This dependency on outside products expanded with the discovery of oil in the 1930s.
Oil led to greater profits, but also growing needs in Qatar; workers were needed,
new machinery and technology was needed, and the oil needed to be sold and transported.
As money flowed into the country the dependency on foreign goods, and later foreign
workers, increased and continues to increase today.
The locals and foreigners alike are reliant on imported foods, goods, and even water,
but their economy can support these needs as long as oil continues to be drilled.
Without this commodity, life in Qatar would be nearly impossible since it would
be economically infeasible to afford importing nearly every item needed for survival.
However, oil does exist so the population, wealth, and technology continue to improve
and the culture in the country continues to reflect this lifestyle.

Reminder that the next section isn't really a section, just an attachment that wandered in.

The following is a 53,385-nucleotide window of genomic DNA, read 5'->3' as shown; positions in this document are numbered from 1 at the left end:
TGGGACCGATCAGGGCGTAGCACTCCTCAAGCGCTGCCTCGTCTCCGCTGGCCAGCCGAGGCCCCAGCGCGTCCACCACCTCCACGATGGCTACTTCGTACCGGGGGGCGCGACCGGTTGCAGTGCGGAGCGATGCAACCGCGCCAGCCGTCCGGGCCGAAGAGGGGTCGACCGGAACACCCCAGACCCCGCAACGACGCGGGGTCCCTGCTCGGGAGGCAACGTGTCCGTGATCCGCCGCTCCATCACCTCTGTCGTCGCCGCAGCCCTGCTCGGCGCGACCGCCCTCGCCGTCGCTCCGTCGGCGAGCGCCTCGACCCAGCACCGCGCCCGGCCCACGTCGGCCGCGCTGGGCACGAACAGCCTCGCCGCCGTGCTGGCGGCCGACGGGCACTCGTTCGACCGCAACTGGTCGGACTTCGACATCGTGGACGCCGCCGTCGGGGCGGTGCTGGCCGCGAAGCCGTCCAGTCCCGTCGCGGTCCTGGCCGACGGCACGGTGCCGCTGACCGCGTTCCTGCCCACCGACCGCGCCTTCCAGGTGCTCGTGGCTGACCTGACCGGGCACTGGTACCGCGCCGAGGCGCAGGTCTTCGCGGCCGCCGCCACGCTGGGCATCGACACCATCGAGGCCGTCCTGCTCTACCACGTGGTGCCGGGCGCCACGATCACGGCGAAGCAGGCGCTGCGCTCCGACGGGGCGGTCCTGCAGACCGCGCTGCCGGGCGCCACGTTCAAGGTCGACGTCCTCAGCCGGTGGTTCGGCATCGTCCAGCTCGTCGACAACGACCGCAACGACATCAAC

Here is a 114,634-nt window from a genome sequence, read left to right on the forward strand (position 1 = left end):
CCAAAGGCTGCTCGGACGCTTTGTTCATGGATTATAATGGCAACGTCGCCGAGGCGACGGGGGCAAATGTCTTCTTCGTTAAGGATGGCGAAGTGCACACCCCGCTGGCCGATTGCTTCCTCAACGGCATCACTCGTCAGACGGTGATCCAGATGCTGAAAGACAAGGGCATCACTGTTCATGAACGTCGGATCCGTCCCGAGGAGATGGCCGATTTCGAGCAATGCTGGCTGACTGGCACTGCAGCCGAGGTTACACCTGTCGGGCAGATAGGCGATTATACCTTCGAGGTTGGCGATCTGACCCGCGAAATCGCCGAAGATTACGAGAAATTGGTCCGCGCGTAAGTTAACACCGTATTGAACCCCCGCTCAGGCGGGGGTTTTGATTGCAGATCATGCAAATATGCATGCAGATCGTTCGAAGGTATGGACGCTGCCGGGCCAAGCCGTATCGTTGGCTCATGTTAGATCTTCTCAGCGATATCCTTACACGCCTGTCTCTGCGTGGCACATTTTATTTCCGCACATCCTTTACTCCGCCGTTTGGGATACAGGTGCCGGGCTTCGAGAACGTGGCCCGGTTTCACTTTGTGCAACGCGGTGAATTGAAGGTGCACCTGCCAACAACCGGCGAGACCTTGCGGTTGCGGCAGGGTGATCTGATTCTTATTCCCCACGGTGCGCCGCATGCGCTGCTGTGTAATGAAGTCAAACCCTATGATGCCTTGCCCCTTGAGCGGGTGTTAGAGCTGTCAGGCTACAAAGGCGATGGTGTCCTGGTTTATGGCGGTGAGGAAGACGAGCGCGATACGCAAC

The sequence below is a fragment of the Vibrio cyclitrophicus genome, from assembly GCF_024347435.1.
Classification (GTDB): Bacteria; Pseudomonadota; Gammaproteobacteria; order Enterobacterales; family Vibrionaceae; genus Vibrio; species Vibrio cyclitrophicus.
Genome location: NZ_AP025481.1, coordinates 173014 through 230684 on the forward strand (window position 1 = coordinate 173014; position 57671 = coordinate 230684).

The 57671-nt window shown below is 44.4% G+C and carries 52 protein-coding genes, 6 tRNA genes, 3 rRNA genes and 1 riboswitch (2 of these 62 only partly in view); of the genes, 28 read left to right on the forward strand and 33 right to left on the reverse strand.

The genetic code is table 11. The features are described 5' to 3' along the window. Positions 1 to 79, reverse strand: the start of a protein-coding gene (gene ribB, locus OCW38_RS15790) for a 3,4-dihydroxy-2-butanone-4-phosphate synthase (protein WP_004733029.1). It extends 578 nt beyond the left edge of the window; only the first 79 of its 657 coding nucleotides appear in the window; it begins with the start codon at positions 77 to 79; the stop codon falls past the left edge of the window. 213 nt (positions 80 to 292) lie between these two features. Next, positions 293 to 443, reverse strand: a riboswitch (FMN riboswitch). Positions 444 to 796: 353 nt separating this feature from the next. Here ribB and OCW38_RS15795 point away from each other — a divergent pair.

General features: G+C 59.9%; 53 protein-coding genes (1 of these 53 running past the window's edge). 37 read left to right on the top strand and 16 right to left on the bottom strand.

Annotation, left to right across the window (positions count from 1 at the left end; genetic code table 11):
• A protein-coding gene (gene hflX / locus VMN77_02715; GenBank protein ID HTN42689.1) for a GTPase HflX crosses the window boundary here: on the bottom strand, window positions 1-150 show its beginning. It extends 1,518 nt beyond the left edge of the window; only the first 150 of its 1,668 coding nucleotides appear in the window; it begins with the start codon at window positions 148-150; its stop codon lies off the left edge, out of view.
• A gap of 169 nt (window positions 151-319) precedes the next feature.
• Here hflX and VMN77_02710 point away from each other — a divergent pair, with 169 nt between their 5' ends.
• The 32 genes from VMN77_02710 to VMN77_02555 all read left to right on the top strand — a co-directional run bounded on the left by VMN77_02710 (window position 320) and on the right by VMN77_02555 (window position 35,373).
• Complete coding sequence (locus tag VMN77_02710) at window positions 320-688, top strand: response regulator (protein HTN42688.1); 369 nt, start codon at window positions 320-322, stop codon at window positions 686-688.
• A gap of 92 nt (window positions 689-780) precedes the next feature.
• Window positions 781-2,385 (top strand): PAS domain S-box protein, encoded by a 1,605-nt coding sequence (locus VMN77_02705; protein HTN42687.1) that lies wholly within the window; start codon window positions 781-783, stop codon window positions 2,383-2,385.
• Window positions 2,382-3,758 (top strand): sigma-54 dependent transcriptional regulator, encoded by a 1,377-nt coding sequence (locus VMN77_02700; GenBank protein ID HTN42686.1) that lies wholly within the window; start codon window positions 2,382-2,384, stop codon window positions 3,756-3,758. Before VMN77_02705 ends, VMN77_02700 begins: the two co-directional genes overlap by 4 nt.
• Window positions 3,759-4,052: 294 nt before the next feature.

The different lifestyles between the local and foreign workers are in stark contradiction.
The foreigners living in Qatar tend to live as they did in their home country, whatever
country that may be. Conversely, the local citizens maintain some historic traditions,
but also rely on modern technology and enjoy luxury goods to suite their improving
lifestyles. The citizens are easy to spot as they maintain traditional dress and
tend to live their lives according to the moral and ethical code of Islam.
It is Islam that perhaps best defines the historic culture in Qatar today as most
aspects of the traditional cultures have been lost to time and technology. However,
Islam remains at the heart of the local culture, affecting the way people dress,
eat, and interact. This religion, which the people have followed for centuries,
has rules that dictate what can, or cannot, be consumed, how people should dress,
how people may date, and more. These beliefs and attitudes have permeated the culture
and even today these religious rules strongly affect the people and culture.